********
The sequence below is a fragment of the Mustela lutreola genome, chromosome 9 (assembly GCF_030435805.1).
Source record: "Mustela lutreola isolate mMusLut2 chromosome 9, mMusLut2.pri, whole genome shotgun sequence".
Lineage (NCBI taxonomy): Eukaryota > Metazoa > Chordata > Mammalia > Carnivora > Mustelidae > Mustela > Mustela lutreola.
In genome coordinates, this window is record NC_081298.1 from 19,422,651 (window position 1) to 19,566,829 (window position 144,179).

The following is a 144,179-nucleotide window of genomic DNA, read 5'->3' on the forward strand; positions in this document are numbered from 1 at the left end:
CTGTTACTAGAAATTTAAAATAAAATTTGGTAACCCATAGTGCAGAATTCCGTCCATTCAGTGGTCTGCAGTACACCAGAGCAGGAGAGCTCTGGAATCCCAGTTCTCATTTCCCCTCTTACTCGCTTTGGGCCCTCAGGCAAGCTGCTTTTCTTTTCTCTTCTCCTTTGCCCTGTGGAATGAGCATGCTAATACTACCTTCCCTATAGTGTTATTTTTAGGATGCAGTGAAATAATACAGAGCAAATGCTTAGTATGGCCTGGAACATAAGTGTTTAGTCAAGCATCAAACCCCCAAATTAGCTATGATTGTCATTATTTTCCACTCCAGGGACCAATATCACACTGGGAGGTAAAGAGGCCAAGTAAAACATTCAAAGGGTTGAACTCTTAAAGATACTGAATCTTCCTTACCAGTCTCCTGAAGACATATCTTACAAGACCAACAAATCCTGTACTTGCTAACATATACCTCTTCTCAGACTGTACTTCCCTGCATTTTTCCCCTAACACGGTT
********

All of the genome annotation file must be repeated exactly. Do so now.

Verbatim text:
The sequence below is a fragment of the Mustela lutreola genome, chromosome 9 (assembly GCF_030435805.1).
Source record: "Mustela lutreola isolate mMusLut2 chromosome 9, mMusLut2.pri, whole genome shotgun sequence".
Lineage (NCBI taxonomy): Eukaryota > Metazoa > Chordata > Mammalia > Carnivora > Mustelidae > Mustela > Mustela lutreola.
In genome coordinates, this window is record NC_081298.1 from 19,422,651 (window position 1) to 19,566,829 (window position 144,179).

The following is a 144,179-nucleotide window of genomic DNA, read 5'->3' on the forward strand; positions in this document are numbered from 1 at the left end:
CTGTTACTAGAAATTTAAAATAAAATTTGGTAACCCATAGTGCAGAATTCCGTCCATTCAGTGGTCTGCAGTACACCAGAGCAGGAGAGCTCTGGAATCCCAGTTCTCATTTCCCCTCTTACTCGCTTTGGGCCCTCAGGCAAGCTGCTTTTCTTTTCTCTTCTCCTTTGCCCTGTGGAATGAGCATGCTAATACTACCTTCCCTATAGTGTTATTTTTAGGATGCAGTGAAATAATACAGAGCAAATGCTTAGTATGGCCTGGAACATAAGTGTTTAGTCAAGCATCAAACCCCCAAATTAGCTATGATTGTCATTATTTTCCACTCCAGGGACCAATATCACACTGGGAGGTAAAGAGGCCAAGTAAAACATTCAAAGGGTTGAACTCTTAAAGATACTGAATCTTCCTTACCAGTCTCCTGAAGACATATCTTACAAGACCAACAAATCCTGTACTTGCTAACATATACCTCTTCTCAGACTGTACTTCCCTGCATTTTTCCCCTAACACGGTT